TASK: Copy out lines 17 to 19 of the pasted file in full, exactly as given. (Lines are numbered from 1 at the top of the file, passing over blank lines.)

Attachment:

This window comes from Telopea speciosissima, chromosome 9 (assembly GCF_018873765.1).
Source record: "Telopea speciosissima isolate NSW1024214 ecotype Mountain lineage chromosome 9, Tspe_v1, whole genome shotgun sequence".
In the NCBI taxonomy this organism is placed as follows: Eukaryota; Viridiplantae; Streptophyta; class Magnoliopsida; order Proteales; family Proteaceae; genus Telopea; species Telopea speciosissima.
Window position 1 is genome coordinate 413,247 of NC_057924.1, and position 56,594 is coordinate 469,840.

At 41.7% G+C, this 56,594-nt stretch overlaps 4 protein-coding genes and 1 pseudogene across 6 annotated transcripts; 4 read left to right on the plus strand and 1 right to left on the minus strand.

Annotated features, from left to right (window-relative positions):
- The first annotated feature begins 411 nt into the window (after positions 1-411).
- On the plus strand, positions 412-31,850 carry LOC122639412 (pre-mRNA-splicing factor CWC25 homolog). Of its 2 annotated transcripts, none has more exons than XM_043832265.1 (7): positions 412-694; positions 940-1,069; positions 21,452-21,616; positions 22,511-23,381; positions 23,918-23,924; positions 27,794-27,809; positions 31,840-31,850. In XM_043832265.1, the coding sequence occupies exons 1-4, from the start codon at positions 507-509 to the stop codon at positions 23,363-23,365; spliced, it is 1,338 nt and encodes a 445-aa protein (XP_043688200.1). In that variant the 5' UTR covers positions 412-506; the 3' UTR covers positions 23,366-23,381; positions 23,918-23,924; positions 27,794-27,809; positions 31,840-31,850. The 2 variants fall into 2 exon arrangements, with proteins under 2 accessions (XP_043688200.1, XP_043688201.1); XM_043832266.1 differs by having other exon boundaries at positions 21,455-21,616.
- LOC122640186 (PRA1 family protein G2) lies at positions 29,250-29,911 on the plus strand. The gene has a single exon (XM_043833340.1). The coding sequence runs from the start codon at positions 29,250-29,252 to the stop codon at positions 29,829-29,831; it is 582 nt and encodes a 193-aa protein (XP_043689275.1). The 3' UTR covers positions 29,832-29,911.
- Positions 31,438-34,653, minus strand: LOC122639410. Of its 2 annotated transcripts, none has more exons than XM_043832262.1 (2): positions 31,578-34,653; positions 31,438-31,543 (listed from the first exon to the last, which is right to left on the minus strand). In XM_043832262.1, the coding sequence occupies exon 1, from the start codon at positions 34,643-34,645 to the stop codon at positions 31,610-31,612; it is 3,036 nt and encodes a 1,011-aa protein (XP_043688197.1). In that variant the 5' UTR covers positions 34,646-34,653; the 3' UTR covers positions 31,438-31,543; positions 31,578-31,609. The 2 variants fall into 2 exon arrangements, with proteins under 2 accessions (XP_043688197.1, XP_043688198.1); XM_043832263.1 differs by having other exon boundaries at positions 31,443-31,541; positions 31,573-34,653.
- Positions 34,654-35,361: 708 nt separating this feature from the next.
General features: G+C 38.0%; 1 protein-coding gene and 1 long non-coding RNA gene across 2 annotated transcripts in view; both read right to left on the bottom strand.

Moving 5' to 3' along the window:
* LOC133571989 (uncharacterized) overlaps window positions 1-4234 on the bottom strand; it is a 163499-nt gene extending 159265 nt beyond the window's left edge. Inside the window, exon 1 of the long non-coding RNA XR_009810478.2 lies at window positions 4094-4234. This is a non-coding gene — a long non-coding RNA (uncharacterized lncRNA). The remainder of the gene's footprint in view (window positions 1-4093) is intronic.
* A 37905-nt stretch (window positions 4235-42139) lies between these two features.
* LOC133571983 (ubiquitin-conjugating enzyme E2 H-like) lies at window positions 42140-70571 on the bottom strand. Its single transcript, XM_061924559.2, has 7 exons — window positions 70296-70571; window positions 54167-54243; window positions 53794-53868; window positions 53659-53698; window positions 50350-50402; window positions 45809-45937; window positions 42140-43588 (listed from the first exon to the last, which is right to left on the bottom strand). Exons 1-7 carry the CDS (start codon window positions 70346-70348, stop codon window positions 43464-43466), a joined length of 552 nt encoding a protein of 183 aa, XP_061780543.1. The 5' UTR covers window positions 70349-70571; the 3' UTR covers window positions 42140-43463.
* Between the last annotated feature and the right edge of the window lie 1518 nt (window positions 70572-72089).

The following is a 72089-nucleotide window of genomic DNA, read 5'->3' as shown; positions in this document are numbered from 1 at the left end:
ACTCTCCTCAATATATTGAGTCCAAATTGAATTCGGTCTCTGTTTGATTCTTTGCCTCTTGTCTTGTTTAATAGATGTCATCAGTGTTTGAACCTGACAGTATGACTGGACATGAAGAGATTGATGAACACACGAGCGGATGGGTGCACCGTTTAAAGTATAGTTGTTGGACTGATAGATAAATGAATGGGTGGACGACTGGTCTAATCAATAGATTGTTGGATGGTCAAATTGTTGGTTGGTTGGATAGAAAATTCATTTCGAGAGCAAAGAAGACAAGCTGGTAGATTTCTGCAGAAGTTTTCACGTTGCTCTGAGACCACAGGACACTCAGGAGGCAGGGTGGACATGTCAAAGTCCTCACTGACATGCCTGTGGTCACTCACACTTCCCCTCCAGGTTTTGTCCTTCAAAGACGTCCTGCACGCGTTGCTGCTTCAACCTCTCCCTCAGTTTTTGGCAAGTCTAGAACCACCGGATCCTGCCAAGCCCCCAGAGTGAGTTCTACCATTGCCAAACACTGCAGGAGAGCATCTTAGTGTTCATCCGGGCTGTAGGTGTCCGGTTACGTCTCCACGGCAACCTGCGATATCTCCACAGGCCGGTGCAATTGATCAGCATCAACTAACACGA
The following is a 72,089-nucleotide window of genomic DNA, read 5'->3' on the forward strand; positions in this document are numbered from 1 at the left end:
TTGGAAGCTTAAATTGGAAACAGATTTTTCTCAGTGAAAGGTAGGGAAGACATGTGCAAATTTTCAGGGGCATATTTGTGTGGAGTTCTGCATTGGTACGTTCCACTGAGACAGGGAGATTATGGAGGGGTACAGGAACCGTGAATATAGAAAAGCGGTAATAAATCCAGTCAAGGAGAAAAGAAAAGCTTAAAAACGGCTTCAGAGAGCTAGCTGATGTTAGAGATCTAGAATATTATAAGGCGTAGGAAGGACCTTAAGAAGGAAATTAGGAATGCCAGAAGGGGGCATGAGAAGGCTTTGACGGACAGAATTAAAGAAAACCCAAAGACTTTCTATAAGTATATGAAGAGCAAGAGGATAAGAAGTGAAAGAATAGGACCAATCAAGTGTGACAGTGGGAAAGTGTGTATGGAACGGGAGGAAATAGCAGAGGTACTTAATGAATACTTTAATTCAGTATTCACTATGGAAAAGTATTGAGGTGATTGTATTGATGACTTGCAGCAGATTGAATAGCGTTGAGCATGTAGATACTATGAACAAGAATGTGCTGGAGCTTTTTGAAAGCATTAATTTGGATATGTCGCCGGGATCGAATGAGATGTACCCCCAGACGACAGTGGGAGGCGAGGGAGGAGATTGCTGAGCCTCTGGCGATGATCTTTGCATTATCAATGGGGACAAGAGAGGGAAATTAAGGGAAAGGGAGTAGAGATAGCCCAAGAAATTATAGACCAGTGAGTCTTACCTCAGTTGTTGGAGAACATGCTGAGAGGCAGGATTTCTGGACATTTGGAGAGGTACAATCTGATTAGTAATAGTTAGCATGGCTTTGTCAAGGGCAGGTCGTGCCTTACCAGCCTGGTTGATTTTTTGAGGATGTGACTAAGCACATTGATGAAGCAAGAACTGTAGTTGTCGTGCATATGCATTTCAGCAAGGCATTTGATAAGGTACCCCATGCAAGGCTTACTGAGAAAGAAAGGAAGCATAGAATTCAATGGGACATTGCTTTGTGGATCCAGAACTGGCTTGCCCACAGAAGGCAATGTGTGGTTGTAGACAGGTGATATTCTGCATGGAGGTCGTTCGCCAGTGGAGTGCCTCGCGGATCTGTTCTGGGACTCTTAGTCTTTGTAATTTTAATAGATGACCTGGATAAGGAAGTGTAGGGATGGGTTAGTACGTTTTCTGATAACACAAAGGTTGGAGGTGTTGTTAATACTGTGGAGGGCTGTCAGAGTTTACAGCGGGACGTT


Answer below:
* Between the last annotated feature and the right edge of the window lie 1518 nt (window positions 70572-72089).

The following is a 72089-nucleotide window of genomic DNA, read 5'->3' as shown; positions in this document are numbered from 1 at the left end:
ACTCTCCTCAATATATTGAGTCCAAATTGAATTCGGTCTCTGTTTGATTCTTTGCCTCTTGTCTTGTTTAATAGATGTCATCAGTGTTTGAACCTGACAGTATGACTGGACATGAAGAGATTGATGAACACACGAGCGGATGGGTGCACCGTTTAAAGTATAGTTGTTGGACTGATAGATAAATGAATGGGTGGACGACTGGTCTAATCAATAGATTGTTGGATGGTCAAATTGTTGGTTGGTTGGATAGAAAATTCATTTCGAGAGCAAAGAAGACAAGCTGGTAGATTTCTGCAGAAGTTTTCACGTTGCTCTGAGACCACAGGACACTCAGGAGGCAGGGTGGACATGTCAAAGTCCTCACTGACATGCCTGTGGTCACTCACACTTCCCCTCCAGGTTTTGTCCTTCAAAGACGTCCTGCACGCGTTGCTGCTTCAACCTCTCCCTCAGTTTTTGGCAAGTCTAGAACCACCGGATCCTGCCAAGCCCCCAGAGTGAGTTCTACCATTGCCAAACACTGCAGGAGAGCATCTTAGTGTTCATCCGGGCTGTAGGTGTCCGGTTACGTCTCCACGGCAACCTGCGATATCTCCACAGGCCGGTGCAATTGATCAGCATCAACTAACACGA